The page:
Thursday, December 23, 2010

Thoughts on God and Sexuality, Part 1-God




This post has elements of sarcasm and cutting humor, most of which (if you don't have a sense of humor) will horribly offend the people it's poked at. To those people who are offended, please be consoled by the fact that I'm a 22 year old man sitting in his parent's house while his friends are off galavanting around without him because he's a stick in the mud. If you can picture me sitting here depressed from missing his girlfriend and wishing he had more friends around then you should get the delicious irony of my statements, and laugh along with me. If you can't, well, go get a life.

To those of you who know me, I can probably read what you're thinking just about... now: Oh no, not ANOTHER rant from Nathan about something that he's talked himself hoarse about. I think I'll just tune him out. Naw, not quite. While I am infamous for linking God and sexuality in long-winded, sometimes scandalous speeches this is a bit different. Nate, the TITLE of your post says "Thoughts on God and Sexuality". How's that different? Time, my dear friends, time. It's been a long time since I've given my thoughts on this stuff, and even longer since I've last read anything Theology of the Body-related. The last year has given me a whole host of experiences, which I'm reflecting upon here in this blog. The last year hasn't changed anything, just given me a new way to look at it. In this little series I'm hoping to finally lock down thoughts of mine that have been racing through my mind for the past year. This is the first time the vast majority of you who know me have ever heard me say what I'm saying here, and possibly the first time any of my readers have thought about any of this stuff.

For the rest of you, who don't know me personally? Just sit back and relax, and be glad that you're only reading about my perspective on this stuff now. All you need to know now is that this is a series about God and His images, us, in the style of Theology of the Body. For those of you who are unfamiliar with Theology of the Body, it's a series of reflections authored by the late John Paul the Great, who linked the human body and sexuality to God. Theology of the Body taught that our very bodies and the way they operate is a sign of God, a visible sacrament. I was taught Theology of the Body at the tender (and not so innocent) age of 15 by Father Tom Loya, who learned directly from John Paul himself. To be honest, I believed what John Paul said from the moment I heard it. Something about it clicked in my soul and I knew that this was part of the answer that I'd been looking for. I'd been bullied a lot as a kid, and was taught Muay Thai at 12 to help me combat the people who were constantly attacking me. It was supposed to give me a backbone (I had never willingly hit or swore at anyone before) and discipline. It sorta worked. I wound up suppressing the first three months of actual training and walked out with the trademark mouth that most of my friends know me by now. Before Muay Thai I'd had a difficult time understanding intimacy and closeness, and being constantly forced to hit and be hit by people that cared for me did nothing to help my confusion. Theology of the Body felt like something that would teach me the reality and intimacy that I'd been needing so badly. This was my ticket out of my misery.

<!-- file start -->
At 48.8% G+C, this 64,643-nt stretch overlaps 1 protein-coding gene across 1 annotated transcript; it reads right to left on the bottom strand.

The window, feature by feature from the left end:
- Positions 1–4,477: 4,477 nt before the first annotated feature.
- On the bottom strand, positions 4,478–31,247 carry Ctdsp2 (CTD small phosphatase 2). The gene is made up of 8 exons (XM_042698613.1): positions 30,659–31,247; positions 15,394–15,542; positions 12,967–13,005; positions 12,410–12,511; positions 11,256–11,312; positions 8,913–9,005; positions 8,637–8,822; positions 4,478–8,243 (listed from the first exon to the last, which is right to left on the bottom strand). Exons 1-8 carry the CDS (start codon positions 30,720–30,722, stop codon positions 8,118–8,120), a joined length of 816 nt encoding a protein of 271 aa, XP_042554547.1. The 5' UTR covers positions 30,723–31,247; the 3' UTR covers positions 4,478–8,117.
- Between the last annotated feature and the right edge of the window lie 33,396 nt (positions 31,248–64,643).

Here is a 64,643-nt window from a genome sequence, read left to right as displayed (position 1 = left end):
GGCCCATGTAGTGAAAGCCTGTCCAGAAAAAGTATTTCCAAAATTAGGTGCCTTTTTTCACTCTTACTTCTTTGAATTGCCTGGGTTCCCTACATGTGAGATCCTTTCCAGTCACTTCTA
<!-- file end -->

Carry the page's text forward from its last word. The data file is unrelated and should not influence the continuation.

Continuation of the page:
Well, sorta. You can lead a dog to the water but you can't get him to drink of it himself. I wound up only half absorbing the things I learned and came out with a strange vision of Theology of the Body not all that far from Christopher West's old views, which is not helpful to a teenaged boy. But time passes, and I'm 22 now. That means I've had 7 years of living, praying, arguing, quarreling, and sinning to reflect upon what I was taught. This is the philosophy that I've come synthesize from what I've heard. I can't guarantee to be correct, pure, or even sane, or even to have all the facts. I don't think anyone who has a blog or a collar can, it's not a luxury that can be afforded. But I can guarantee that this is truly what I think , and that if anything can be awarded to me it's my attempts to be sincere.

Now let's get started (Took ya long enough, didn't it???)